Page:Germ Growers.djvu/181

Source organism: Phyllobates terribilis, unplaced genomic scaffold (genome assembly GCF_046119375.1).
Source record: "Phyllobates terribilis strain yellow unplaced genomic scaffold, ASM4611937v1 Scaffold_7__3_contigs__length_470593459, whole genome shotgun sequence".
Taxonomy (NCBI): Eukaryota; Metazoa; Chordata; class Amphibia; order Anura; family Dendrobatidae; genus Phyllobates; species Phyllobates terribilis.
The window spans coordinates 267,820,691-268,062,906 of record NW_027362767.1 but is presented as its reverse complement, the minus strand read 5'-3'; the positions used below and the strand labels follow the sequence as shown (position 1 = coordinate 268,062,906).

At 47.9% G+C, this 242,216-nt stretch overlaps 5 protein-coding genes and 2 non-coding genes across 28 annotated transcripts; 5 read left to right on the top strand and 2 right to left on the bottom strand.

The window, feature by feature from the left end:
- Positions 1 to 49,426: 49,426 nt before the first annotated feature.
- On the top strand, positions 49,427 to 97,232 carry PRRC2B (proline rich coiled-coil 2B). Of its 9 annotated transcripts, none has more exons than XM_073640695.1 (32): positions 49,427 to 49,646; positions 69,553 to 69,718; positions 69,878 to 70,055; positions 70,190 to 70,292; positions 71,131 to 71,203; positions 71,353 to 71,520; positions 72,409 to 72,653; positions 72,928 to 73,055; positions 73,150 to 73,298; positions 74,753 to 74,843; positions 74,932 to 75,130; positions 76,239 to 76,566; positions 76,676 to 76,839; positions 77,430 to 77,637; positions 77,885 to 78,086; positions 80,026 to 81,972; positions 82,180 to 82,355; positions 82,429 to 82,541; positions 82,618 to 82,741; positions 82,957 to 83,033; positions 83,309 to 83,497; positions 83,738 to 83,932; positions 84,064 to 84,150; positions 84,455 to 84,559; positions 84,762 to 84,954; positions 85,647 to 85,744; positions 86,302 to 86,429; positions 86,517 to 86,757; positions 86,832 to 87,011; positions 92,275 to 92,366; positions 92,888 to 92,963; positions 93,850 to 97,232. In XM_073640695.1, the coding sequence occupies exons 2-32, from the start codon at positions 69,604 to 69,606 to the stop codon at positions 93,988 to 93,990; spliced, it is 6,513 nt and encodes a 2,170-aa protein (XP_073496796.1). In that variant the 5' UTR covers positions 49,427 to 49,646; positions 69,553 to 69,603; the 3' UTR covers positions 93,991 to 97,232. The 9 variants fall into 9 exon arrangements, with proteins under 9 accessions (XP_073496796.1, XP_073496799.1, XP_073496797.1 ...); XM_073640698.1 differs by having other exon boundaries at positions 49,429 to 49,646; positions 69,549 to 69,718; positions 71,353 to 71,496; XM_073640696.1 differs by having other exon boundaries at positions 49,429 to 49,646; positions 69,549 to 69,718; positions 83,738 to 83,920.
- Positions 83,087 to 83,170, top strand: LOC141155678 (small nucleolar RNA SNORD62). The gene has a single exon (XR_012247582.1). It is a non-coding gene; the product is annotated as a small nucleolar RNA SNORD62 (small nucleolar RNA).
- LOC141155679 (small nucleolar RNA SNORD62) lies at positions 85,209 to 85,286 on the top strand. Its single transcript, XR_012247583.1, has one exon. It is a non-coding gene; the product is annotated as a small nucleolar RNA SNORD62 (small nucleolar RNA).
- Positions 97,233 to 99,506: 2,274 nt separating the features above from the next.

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might remind one of the cares and pleasures of life: no garden, or orchard, or playground, no child or woman;—all this formed altogether a picture as unearthly and inhuman as the barren surface of the moon. The odd-looking trees and shrubs which, as I have told you, were planted along the roadway, made this worse and not better. Their approach to naturalness made the unnaturalness of all the rest only the more apparent. Besides, their very presence made you feel that it was not nature, as on the surface of the moon, which caused the silence and desolation, but some foul and maleficent influence which was external to nature. The broad walk and the rows of houses both ended abruptly, abutting upon a belt of timber artificially planted. The trees were like the blue gum, they were so close together that no passage between them was possible, and as far as I could judge the intervals from tree to tree were quite equal and regular. This plantation extended a good way up the cliff on both sides, and it was a hundred yards across, or more. Beyond it was a space of about twenty feet, and then another row of trees of quite a different kind, and like nothing that I had ever seen. But as far as I could guess from such a height the leaves were as thick as the gum leaves, but in other ways much larger. This row of trees